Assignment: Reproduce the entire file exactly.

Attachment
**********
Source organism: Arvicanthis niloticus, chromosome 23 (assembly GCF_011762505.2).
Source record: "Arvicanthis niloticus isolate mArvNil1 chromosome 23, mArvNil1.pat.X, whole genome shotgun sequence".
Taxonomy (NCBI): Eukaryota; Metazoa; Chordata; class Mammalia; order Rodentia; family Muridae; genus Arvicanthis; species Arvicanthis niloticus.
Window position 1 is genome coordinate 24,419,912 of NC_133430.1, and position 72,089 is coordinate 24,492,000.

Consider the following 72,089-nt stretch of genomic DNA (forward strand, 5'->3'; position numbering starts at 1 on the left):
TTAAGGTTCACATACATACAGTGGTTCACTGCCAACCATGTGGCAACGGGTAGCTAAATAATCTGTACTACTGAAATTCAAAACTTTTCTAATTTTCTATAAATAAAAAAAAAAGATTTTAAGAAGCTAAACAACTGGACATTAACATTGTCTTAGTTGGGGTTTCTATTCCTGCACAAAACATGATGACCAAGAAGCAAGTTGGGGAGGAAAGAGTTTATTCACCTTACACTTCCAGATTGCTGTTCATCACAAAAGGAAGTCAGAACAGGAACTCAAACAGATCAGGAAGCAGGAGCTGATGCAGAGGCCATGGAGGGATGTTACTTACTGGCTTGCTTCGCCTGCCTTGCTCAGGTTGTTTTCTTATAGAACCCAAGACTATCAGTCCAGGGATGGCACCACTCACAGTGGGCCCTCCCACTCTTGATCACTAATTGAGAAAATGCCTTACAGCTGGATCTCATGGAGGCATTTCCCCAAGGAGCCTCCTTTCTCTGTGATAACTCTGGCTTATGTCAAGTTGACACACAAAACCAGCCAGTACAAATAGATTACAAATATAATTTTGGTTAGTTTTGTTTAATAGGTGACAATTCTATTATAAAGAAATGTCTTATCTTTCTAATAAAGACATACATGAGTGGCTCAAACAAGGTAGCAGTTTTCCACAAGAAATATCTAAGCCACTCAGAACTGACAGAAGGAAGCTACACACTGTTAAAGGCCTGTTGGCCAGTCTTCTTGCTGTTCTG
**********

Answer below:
Source organism: Arvicanthis niloticus, chromosome 23 (assembly GCF_011762505.2).
Source record: "Arvicanthis niloticus isolate mArvNil1 chromosome 23, mArvNil1.pat.X, whole genome shotgun sequence".
Taxonomy (NCBI): Eukaryota; Metazoa; Chordata; class Mammalia; order Rodentia; family Muridae; genus Arvicanthis; species Arvicanthis niloticus.
Window position 1 is genome coordinate 24,419,912 of NC_133430.1, and position 72,089 is coordinate 24,492,000.

Consider the following 72,089-nt stretch of genomic DNA (forward strand, 5'->3'; position numbering starts at 1 on the left):
TTAAGGTTCACATACATACAGTGGTTCACTGCCAACCATGTGGCAACGGGTAGCTAAATAATCTGTACTACTGAAATTCAAAACTTTTCTAATTTTCTATAAATAAAAAAAAAAGATTTTAAGAAGCTAAACAACTGGACATTAACATTGTCTTAGTTGGGGTTTCTATTCCTGCACAAAACATGATGACCAAGAAGCAAGTTGGGGAGGAAAGAGTTTATTCACCTTACACTTCCAGATTGCTGTTCATCACAAAAGGAAGTCAGAACAGGAACTCAAACAGATCAGGAAGCAGGAGCTGATGCAGAGGCCATGGAGGGATGTTACTTACTGGCTTGCTTCGCCTGCCTTGCTCAGGTTGTTTTCTTATAGAACCCAAGACTATCAGTCCAGGGATGGCACCACTCACAGTGGGCCCTCCCACTCTTGATCACTAATTGAGAAAATGCCTTACAGCTGGATCTCATGGAGGCATTTCCCCAAGGAGCCTCCTTTCTCTGTGATAACTCTGGCTTATGTCAAGTTGACACACAAAACCAGCCAGTACAAATAGATTACAAATATAATTTTGGTTAGTTTTGTTTAATAGGTGACAATTCTATTATAAAGAAATGTCTTATCTTTCTAATAAAGACATACATGAGTGGCTCAAACAAGGTAGCAGTTTTCCACAAGAAATATCTAAGCCACTCAGAACTGACAGAAGGAAGCTACACACTGTTAAAGGCCTGTTGGCCAGTCTTCTTGCTGTTCTG